BUSM4692 – Global Corporate Responsibility – A3

I/ Introduction

Corporations of all sizes and different sectors have created many significant environmental consequences as a result of their operations, ranging from the emission of harmful chemicals to the use of massive quantities of environmental assets, with the most noteworthy issue being contributing to climate change. Therefore, the necessity for businesses to continually develop with ecologically friendly policies is critical, and companies are being pressured to do so on a daily basis by community and governmental agencies. As a result, many corporate firms nowadays are focusing not just on financial gain and expanding wealth of shareholders, but also on ensuring that they have a beneficial influence on society by establishing strong and unified relationships with their stakeholders (Chen and Wang, 2011). To put it another way, in recent years, corporate social responsibility (CSR) strategies have become more integrated into company strategic planning.

This research focuses on one particular aspect of CSR, the environmental factor, in relation to the critically pressing topic of climate change. The effects of this disaster on many segments of society are interconnected, and the problem is considered the most dangerous to humanity. Businesses have been running numerous green initiatives and adopting different ecologically sustainable tactics in their value chain to help solve this challenge; however, the results are still debatable in terms of their efficacy or usefulness as outcomes are still limited and many controversies have been uncovered. The primary argument of this paper is to explore and identify whether the role of CSR in the fight against the global challenge of climate change is guaranteed of effectiveness. The research direction is to examine the current practices of businesses, identify the efficiency through published reports and elaborate on specific success or failure cases of firms that undertaken CSR in their business strategy in an effort to tackle the climate change problem. The study also utilized the three fundamental theories of CSR including Carroll’s theory, Triple Bottom line Theory and Stakeholder theory.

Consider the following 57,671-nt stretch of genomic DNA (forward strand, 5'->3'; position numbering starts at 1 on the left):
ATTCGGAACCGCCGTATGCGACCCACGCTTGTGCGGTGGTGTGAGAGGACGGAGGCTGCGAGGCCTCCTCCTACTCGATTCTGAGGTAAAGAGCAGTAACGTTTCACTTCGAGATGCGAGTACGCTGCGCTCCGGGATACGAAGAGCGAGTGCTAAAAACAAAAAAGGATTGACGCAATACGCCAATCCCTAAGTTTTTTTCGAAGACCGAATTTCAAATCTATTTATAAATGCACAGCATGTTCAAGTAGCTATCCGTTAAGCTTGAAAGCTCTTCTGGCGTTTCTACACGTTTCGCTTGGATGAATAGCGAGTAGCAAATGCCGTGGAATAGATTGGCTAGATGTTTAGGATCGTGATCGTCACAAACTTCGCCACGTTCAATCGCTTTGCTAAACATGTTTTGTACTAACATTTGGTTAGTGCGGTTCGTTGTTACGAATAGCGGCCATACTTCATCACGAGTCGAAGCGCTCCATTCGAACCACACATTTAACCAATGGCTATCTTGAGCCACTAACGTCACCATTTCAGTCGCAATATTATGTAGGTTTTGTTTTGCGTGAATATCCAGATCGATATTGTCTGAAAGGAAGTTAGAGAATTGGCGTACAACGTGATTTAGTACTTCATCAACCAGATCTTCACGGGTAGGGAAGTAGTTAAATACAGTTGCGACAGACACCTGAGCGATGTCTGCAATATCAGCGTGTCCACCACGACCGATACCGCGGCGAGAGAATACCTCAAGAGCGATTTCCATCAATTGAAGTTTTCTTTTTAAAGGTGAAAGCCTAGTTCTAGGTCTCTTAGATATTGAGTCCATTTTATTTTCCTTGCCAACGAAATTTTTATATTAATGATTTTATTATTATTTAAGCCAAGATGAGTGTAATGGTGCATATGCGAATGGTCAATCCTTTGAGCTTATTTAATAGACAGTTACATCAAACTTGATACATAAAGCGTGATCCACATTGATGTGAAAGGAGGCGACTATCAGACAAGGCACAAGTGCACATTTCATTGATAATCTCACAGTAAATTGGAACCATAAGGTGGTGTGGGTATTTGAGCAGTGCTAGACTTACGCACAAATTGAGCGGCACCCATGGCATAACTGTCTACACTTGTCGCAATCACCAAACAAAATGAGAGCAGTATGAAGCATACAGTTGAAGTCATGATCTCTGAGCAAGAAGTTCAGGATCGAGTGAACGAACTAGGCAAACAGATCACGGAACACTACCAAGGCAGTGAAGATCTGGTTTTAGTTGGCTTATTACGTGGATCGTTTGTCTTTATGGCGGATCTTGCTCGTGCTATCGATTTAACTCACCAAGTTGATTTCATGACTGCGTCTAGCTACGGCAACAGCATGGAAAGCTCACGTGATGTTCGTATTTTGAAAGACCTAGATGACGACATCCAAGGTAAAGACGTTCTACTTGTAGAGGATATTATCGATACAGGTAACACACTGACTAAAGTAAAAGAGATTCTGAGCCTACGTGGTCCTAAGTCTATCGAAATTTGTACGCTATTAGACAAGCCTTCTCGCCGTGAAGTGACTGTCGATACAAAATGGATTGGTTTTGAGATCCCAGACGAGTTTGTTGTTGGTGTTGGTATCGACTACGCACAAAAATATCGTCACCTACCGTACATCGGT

This paper is structured into five main parts. Following introduction is the literature research on relevant concepts to the topic. Next section represents the popular theoretical framework of CSR to apply in further discussion in the next segment, which is to explain, analyze the current practices of CSR by corporations. An overall conclusion for what has been elaborated will be the last section in this paper.


II/ Critical concepts definitions

  1. Corporate Social Responsibility (CSR) Definitions